Our recent disruptive technologies have focused on stripping out things to concentrate on essentials, a process not made explicit but whose legacies we live with. Nuance, empathy and encounter have been traded for apparently more convenient means of discourse, broadcasting and commerce. With our move to remote teaching we are asked to trade our physical collectivity for a narrower visual focus.
I am reminded that so much that I love about architecture lives in the hazy-edged peripheralities of sight and touch, a difficult thing to describe. I have long enjoyed how it doesn’t seem possible to read using peripheral sight, much as we supposedly can’t in dreams. Astronomers talk about the value of the averted gaze – how peripheral vision is best to see things that are dimly illuminated – so they look slightly past the object being examined so they can see it better, because in weighing what we found we must weigh what is left behind.
So can we talk about figures gathered around a table, about turning your head to address someone; about noticing something in a way someone carries themselves that makes you catch them later in the day for a chat. Can we talk about models and drawings speaking when their maker is gone. Can we talk about sitting together in silence, there being nothing to say. Can we talk of the chats between classmates, laughed dissections of tutors on the way to better topics. Can we talk of drawings done at a desk or a crit for no other reason than to find out what we want to say. Can we talk of the workshop, the library, the canteen and bar, all learning spaces along with the train and the walk to the studio. Can we talk of the value of watching someone work something out. Can we talk about the collective learning from each other – socially as much as discipline-specific. Can we talk of the end-of-year exhibition, the moments of communal pride that linger in an afternoon and don’t end in a frantic wave and a blank screen.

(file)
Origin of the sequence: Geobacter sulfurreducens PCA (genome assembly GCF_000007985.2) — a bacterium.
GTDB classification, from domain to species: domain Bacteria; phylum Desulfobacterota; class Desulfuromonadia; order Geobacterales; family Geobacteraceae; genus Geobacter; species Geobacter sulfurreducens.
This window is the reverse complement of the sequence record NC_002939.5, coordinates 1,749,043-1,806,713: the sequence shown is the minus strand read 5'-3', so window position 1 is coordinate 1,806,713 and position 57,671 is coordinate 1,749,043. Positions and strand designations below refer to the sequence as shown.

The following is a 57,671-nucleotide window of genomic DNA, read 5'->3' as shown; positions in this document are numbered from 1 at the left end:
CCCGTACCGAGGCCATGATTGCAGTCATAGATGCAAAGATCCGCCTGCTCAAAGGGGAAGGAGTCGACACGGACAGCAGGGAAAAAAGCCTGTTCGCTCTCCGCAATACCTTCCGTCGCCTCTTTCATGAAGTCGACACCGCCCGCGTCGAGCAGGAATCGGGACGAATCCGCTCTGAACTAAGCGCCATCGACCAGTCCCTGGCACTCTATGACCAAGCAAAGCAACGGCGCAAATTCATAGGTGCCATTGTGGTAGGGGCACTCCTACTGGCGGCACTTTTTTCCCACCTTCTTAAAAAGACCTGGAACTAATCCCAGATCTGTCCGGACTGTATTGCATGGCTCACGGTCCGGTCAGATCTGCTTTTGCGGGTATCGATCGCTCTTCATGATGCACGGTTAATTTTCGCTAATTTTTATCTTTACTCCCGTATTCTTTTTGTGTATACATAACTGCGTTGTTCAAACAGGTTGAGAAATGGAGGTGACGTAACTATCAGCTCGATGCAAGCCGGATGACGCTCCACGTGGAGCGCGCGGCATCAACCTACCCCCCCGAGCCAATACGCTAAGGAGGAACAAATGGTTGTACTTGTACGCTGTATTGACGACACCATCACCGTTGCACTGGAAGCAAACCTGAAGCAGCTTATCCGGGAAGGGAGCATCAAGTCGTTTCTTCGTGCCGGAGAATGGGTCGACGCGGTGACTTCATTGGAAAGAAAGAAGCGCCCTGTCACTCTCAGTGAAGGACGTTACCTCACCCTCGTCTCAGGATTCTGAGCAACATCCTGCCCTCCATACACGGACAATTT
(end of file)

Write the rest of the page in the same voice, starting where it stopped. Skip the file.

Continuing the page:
Remote processes in their narrow bandwidth of encounter tend to the transactional. We don’t gather in our schools as vessels in need of filling, but as vessels in need of floating – and needing the equipment to navigate. In Kingston as we chart the year ahead we are confident we can deliver the primary aspects of the courses we need to keep in focus, and are working now to look past this and to make space for the peripheral – for things dimly lit and not legible. We wait with impatience and a sense of novelty the immersive joy of being in a room together, of simply catching someone’s eye and smiling because they have brought something beautiful to the table.